In defense of the world’s ugliest color

June 10, 2016
Alisson Clark
color theory

Our color-theory expert helps you see the beauty in Pantone 448 C

The brownish-olive color known as Pantone 448 C has taken a beating since Australian experts named it the world’s ugliest, recommending it for cigarette packaging to make tobacco products less appealing. But Margaret Portillo, chair of the University of Florida’s interior-design department and interim associate dean of the College of Design, Construction and Planning, thinks the color deserves another look.

“I would take issue with this being the ugliest color in the world. It’s all about context,” Portillo said.

In the context of something you’d ingest, you have good reason to avoid it.

“We’re hard-wired to avoid things that might hurt or even prove fatal to us. If you see a strawberry tinged with this color, it might suggest the growth of decay and mold,” she said. “You wouldn’t want to put it in your mouth.”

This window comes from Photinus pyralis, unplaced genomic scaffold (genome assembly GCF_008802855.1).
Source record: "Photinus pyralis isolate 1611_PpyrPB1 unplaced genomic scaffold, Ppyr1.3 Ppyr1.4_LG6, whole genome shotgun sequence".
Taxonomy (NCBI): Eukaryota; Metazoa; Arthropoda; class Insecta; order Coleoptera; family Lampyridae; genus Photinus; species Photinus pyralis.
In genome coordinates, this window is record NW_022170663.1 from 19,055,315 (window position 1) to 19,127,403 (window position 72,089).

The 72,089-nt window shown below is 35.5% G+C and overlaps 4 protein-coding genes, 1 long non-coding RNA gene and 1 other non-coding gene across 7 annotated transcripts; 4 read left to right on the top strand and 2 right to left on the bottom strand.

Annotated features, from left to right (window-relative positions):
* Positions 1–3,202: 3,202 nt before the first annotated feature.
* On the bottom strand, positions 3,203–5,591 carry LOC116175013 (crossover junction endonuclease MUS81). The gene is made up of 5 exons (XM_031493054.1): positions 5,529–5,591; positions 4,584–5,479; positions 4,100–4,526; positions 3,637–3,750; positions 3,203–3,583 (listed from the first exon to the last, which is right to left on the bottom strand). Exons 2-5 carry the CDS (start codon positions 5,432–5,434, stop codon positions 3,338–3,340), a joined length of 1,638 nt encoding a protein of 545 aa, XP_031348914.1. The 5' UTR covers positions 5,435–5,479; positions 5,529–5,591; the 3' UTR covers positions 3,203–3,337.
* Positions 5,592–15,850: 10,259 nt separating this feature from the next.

Not so in other settings, Portillo says – in fact, you can probably find the color all around you, looking good on its own or working in the background to make other hues pop.

Not so bad, is it? “If you had this color in velvet on an art moderne club chair, it would convey panache, elegance, sophistication. As the background wall color for an art collection, it can be a rich neutral that makes saturated hues sing.”

And if the color proves effective at making cigarette packaging unappealing, Portillo can imagine taking it even further. Instead of making cigarettes white, with its connotations of youth and freshness, why not make them olive drab, too?

“If the cigarettes themselves had a green, muddy tint to them, they might be a lot less appealing.” 

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